Its looking at your margins – both your gross margin (factoring in what it costs you to sell or make your product or service) and your net margin (which takes account of all of your overheads and expenses).
It's the first area of the five to focus on because many of the strategies you could use to increase your margins require little or no financial investment.
A few questions for you to mull over on this subject:
- When was the last time you looked at what your competitors charge? (Are you undervaluing yourself?)
- What are the gross and net profit margins for your industry (How do you compare?)
- Do you price for profit? (Do you know how to?)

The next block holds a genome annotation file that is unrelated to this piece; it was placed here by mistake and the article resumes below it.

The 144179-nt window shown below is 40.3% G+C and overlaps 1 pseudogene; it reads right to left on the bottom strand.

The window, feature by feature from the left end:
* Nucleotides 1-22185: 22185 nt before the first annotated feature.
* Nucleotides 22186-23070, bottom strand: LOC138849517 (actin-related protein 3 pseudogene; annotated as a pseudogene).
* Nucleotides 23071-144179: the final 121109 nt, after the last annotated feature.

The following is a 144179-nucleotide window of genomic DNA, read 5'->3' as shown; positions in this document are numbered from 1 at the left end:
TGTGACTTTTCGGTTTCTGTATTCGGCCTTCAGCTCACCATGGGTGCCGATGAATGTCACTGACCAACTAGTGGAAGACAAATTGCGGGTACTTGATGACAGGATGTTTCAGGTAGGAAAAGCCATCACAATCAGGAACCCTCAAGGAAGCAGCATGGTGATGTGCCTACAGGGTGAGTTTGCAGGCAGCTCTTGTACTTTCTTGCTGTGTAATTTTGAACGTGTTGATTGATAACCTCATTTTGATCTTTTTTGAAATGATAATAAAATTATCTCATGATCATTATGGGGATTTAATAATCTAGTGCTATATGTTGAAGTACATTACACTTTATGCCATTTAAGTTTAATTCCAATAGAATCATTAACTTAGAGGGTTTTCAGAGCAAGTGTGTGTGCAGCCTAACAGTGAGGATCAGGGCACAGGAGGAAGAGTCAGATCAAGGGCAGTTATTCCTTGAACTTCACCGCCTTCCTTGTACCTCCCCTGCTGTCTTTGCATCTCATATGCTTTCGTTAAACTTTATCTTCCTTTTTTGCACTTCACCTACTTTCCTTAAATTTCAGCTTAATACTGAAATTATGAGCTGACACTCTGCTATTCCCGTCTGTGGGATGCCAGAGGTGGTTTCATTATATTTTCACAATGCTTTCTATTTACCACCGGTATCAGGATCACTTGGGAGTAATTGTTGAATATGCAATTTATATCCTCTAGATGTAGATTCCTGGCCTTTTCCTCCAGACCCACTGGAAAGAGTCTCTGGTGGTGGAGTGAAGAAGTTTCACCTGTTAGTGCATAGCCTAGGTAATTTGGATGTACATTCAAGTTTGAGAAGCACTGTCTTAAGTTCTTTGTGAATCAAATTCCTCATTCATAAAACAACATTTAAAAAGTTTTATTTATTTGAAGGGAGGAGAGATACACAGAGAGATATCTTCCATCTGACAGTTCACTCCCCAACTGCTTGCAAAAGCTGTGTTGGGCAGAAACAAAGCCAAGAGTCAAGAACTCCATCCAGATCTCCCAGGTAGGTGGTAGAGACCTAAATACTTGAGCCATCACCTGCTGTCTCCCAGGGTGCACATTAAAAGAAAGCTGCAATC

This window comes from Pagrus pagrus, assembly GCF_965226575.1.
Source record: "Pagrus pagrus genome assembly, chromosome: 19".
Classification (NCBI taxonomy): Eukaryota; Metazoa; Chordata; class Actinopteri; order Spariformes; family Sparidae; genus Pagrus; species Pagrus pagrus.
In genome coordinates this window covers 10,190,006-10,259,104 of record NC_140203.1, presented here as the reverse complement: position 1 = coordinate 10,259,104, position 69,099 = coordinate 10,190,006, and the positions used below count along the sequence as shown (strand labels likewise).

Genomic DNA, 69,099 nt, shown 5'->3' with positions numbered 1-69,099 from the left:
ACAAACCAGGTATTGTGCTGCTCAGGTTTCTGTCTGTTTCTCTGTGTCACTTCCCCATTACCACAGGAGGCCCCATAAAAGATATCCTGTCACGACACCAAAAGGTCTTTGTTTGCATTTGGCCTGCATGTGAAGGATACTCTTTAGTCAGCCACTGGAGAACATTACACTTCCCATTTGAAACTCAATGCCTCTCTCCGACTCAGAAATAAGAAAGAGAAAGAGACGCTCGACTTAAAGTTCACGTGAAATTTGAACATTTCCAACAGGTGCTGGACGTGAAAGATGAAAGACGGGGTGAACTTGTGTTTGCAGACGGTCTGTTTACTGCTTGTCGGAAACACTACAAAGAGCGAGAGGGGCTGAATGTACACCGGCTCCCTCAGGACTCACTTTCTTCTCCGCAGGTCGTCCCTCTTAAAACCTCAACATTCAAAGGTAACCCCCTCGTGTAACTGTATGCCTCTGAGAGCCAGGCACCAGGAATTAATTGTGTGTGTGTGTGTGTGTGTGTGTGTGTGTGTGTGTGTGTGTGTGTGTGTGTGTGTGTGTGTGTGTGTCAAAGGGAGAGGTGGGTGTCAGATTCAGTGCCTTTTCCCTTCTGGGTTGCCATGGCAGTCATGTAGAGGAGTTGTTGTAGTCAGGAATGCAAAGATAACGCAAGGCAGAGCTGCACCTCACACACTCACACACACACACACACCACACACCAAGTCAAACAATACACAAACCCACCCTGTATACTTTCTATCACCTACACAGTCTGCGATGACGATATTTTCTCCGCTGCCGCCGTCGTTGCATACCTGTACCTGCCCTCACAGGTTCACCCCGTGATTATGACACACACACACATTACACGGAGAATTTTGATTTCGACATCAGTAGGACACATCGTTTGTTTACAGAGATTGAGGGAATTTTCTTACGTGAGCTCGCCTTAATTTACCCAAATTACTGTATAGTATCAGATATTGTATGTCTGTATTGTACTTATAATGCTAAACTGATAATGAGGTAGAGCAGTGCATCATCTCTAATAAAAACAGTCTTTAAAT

- Do you know which of your products and services are most profitable (And does your marketing focus on these)?
Increasing prices is an incredibly emotive subject. Of course increasing your prices is only a viable strategy if your target market will pay more. So you’ll need to demonstrate that you, your product and the experience are worth it. While Harrods might be able to charge £20 or more for a pizza in their Prosecco Bar, its unlikely that a local Italian restaurant would sell many of the same pizzas at that price.
And did you know that if your current gross margin is 40% and you increased your prices by 10% you could sustain a 20% drop off in sales before your profits would be reduced?
Food for thought?
P.S. If you’d like to learn more about pricing for profit we're running workshops in North London and we’ll be covering this subject. Come along for £19 (instead of the usual £95) when you use this link.